A strong supporter of The Garden Club of Kentucky, Inc., she believed that each of us could play an important role in keeping this club interesting and educational for our members throughout the Commonwealth. Theresa was a certified Flower Show Judge. Her talents and friendly ways were shared and enjoyed by many.

Dawn Redwood in the Arboretum

Did you know that the Wallis Arboretum is the site of two pre-historic trees: Ginkgo biloba and Metasequoia glyptostroboides? Both species are from China, the fossil records of ginkgo dating to more than 200 million years ago and metasequoia (also known as the Dawn Redwood) a mere 50 million.

As was–and is–the custom from the time the house was built in 1850, the latest introductions were always planted at 616 Pleasant Street. A row of ginkgos separated the family area from the cutting and vegetable garden.

The metasequoia did not arrive at the arboretum until the 1950s. The species was once prolific in North America, Japan and China, so much so that its fossil remains are Oregon’s State Fossil. The species was considered extinct until 1938 when a Chinese botanist discovered a living tree in China. With the threat of war, it was not until the late 1940s that Arnold Arboretum (Harvard) funded a trip to collect seed, sending them on to various countries and the Missouri Botanical Garden (MOBOT)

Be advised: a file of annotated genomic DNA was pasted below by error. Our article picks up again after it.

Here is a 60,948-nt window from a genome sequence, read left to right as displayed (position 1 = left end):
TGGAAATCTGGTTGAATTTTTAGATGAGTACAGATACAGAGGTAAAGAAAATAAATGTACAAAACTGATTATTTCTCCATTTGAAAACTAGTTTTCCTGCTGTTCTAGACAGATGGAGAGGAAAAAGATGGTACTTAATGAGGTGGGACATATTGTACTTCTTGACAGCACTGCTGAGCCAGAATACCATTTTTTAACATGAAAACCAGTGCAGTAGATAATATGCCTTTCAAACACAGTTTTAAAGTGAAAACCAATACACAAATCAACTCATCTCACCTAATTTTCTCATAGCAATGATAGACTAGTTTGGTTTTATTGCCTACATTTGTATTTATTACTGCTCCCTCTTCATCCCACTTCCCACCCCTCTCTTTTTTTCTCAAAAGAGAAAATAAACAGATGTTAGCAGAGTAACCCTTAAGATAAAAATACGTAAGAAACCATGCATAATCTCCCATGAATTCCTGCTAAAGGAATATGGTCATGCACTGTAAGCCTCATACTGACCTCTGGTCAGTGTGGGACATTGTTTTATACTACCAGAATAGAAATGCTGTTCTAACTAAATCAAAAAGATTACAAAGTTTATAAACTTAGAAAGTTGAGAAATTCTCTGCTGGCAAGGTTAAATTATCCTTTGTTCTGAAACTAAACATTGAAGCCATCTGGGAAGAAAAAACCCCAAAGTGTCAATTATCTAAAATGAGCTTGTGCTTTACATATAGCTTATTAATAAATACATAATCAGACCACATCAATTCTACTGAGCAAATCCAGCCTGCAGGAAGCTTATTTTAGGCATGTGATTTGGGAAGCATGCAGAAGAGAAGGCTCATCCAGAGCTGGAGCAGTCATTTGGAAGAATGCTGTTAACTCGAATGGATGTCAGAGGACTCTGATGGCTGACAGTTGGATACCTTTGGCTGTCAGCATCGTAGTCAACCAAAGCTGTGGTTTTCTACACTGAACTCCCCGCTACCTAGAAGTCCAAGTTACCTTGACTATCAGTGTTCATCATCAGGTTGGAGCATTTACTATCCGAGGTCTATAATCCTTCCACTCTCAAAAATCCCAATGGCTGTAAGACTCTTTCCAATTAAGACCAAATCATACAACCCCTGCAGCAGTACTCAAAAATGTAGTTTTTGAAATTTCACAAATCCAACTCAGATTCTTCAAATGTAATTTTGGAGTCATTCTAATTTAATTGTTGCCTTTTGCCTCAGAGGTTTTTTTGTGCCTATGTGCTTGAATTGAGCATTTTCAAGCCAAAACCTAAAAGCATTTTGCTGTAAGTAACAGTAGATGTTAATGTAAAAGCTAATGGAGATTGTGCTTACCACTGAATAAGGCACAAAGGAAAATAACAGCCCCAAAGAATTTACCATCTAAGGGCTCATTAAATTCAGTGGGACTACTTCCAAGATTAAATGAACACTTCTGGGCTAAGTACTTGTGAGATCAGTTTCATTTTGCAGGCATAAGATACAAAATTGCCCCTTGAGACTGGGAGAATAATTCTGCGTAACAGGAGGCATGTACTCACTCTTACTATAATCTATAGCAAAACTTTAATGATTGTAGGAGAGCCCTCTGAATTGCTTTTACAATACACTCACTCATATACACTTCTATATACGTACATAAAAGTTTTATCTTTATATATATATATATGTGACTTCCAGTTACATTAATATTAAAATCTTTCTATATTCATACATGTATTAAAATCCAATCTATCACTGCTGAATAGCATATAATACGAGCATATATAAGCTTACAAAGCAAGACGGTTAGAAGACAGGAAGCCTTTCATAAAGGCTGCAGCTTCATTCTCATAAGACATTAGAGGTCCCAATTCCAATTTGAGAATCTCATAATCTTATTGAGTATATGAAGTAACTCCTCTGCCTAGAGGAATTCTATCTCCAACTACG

Metasequoia is the smallest of the three living species of redwood, the the other two being the Coastal Redwood (Sequoia sempervirens) in the Pacific Northwest and the Giant Redwood (Sequoiadendron giganteum) in the Sierra Nevada mountains. They are cousins and easy to confuse, though Metasequoia foliage is scaley and deciduous, while redwood’s foliage is needle-like.

Metasequoia is a beautiful tree that with a trunk that buttresses with age. It has reddish bark that exfoliates in narrow strips. In the fall, needles turn orange-brown to red-brown.

Today, the ‘living fossil’ (as it is often called) is readily available to the average grower. Unless you have extensive room, do not plant it as it grows 3-5’ a year, reaching over 100’ and 25’ wide. It grows best in a sunny location and even tolerates dry soil and hardy in zones 5-8.

In ‘Dirr’s Hardy Trees and Shrubs’ he states that a single specimen is an imposing sight, but groupings and groves are also effective as attested by the grove planted at MOBOT in 1947. 

If your yard is not big enough for metasequoia, visit the Nannine Clay Wallis Arboretum any time. It is open to the public with no fee.

For more information about Metasequoia go to: landscapearchitecturemagazine.org, The Metasequoia Mystery

October – Things to do in the Garden

  • Goldenrod has come into full bloom. Our KY state flower is not the cause of allergic reaction as its pollen is heavy and falls to the ground. The pollen of ragweed, its companion, is light-weight and blows in the wind.
  • Allow fall asters to remain over winter and cut back early spring. Monarch butterflies depend on them for their migration south.